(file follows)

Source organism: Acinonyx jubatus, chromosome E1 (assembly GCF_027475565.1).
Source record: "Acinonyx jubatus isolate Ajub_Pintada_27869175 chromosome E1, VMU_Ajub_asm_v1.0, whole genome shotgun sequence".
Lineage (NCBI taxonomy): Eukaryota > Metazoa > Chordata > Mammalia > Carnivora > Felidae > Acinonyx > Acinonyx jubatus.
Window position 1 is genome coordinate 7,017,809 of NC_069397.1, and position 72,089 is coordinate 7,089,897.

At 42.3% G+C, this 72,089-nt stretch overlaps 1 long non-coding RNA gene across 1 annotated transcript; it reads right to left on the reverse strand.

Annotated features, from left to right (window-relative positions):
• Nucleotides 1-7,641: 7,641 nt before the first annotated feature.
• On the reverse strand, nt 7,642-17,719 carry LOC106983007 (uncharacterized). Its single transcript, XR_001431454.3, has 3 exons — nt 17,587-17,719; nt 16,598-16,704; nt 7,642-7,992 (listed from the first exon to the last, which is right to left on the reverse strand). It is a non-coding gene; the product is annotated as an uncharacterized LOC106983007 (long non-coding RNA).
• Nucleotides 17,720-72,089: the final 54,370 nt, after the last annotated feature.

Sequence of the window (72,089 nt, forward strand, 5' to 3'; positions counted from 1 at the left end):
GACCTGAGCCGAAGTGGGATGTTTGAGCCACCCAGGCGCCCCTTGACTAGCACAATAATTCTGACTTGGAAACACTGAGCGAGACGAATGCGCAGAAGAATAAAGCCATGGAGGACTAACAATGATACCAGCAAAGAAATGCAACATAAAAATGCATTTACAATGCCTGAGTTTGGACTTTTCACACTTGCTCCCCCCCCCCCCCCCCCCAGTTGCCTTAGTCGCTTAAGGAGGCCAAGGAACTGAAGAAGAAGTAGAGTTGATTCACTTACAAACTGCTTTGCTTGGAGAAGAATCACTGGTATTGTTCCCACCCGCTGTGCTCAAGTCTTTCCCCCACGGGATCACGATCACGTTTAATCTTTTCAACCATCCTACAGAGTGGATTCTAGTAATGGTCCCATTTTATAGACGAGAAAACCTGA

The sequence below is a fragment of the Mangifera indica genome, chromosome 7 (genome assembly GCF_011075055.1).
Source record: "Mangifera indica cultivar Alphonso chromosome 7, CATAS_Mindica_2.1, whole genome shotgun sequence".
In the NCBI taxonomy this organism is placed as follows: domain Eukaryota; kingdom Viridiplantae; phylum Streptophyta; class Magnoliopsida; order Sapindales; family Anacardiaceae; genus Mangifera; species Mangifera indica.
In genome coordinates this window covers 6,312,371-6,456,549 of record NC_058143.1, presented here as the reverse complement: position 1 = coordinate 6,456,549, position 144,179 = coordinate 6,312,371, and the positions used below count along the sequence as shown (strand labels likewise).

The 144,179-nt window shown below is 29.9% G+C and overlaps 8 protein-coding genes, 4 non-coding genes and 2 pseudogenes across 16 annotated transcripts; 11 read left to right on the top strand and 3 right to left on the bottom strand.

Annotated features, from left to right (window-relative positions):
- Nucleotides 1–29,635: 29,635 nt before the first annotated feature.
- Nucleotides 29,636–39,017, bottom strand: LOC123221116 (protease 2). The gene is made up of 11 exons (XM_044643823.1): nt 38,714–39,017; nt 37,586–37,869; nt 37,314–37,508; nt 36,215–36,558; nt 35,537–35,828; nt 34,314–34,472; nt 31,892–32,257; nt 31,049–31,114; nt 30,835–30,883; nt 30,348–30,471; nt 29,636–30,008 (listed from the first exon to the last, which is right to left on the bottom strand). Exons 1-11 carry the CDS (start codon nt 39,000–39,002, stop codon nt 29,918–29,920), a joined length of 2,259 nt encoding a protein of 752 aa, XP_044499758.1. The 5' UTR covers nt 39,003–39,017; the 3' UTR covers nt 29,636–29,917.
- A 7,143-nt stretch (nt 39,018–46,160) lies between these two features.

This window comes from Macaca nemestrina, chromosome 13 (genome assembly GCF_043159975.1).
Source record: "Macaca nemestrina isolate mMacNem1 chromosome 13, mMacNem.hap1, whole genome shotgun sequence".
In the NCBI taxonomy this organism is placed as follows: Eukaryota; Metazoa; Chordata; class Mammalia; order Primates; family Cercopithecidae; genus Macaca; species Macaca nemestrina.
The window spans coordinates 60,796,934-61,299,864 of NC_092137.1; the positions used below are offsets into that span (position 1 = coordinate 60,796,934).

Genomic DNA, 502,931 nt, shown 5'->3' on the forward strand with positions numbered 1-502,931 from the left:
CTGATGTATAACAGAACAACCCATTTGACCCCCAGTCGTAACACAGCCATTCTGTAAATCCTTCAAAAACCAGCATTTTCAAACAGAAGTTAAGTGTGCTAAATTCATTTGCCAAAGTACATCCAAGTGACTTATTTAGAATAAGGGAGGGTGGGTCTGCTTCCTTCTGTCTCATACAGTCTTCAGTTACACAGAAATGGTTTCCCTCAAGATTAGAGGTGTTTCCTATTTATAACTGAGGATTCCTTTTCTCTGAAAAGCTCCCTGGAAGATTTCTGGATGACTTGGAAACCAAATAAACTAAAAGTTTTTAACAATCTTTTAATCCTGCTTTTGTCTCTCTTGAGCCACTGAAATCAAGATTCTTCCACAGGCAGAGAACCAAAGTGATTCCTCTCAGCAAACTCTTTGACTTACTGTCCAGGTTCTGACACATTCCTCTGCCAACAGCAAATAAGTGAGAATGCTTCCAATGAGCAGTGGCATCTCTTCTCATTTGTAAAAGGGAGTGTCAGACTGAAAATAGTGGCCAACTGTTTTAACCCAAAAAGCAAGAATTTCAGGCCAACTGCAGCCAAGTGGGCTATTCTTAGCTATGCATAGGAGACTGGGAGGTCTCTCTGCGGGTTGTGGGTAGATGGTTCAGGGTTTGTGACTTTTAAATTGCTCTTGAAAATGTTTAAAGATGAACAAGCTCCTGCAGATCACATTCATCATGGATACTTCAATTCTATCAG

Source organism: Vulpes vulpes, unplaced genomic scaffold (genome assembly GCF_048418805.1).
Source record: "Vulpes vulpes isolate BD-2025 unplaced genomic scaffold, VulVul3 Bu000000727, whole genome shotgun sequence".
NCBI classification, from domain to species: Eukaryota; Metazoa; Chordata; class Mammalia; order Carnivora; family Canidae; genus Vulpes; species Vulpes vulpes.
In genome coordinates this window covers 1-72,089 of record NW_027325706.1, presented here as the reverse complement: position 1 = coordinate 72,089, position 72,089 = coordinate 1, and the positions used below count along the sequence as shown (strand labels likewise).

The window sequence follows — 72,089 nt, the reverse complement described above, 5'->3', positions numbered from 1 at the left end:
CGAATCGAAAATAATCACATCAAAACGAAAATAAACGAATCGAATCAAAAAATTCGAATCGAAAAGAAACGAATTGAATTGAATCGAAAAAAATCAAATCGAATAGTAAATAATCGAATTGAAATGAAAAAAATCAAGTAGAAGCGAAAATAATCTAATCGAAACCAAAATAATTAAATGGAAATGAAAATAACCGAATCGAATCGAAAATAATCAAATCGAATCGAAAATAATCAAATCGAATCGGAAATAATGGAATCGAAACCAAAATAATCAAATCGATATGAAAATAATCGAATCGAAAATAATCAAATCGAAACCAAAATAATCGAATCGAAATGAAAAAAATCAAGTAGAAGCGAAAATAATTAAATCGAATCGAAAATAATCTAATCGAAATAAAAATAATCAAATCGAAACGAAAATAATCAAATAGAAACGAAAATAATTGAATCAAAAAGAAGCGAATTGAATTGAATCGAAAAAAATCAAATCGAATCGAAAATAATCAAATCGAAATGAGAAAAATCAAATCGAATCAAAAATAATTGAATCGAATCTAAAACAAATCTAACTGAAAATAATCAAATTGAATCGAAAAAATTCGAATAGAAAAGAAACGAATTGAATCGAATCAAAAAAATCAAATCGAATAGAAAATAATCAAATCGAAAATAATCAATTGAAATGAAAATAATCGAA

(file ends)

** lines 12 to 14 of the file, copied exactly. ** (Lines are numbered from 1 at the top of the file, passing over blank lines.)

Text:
The sequence below is a fragment of the Mangifera indica genome, chromosome 7 (genome assembly GCF_011075055.1).
Source record: "Mangifera indica cultivar Alphonso chromosome 7, CATAS_Mindica_2.1, whole genome shotgun sequence".
In the NCBI taxonomy this organism is placed as follows: domain Eukaryota; kingdom Viridiplantae; phylum Streptophyta; class Magnoliopsida; order Sapindales; family Anacardiaceae; genus Mangifera; species Mangifera indica.